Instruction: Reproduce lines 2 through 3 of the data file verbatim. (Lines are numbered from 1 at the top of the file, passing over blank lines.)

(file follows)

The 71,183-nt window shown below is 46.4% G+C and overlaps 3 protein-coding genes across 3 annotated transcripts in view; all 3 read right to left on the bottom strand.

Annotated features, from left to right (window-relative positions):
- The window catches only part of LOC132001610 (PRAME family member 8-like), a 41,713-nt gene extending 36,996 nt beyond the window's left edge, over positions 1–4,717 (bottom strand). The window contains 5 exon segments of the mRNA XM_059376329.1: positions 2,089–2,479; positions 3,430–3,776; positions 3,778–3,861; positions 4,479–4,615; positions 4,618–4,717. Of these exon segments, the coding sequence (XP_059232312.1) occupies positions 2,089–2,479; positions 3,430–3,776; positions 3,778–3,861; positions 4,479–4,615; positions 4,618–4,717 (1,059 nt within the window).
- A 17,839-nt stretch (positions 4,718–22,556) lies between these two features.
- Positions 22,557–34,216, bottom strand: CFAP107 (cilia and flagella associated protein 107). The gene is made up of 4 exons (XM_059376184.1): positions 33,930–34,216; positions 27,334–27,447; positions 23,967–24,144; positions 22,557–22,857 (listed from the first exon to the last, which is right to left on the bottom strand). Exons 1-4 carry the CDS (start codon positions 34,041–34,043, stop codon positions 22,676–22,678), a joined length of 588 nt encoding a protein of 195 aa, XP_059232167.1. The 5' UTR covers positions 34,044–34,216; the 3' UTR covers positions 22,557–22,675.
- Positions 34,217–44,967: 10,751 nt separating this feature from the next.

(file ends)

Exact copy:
Annotated features, from left to right (window-relative positions):
- The window catches only part of LOC132001610 (PRAME family member 8-like), a 41,713-nt gene extending 36,996 nt beyond the window's left edge, over positions 1–4,717 (bottom strand). The window contains 5 exon segments of the mRNA XM_059376329.1: positions 2,089–2,479; positions 3,430–3,776; positions 3,778–3,861; positions 4,479–4,615; positions 4,618–4,717. Of these exon segments, the coding sequence (XP_059232312.1) occupies positions 2,089–2,479; positions 3,430–3,776; positions 3,778–3,861; positions 4,479–4,615; positions 4,618–4,717 (1,059 nt within the window).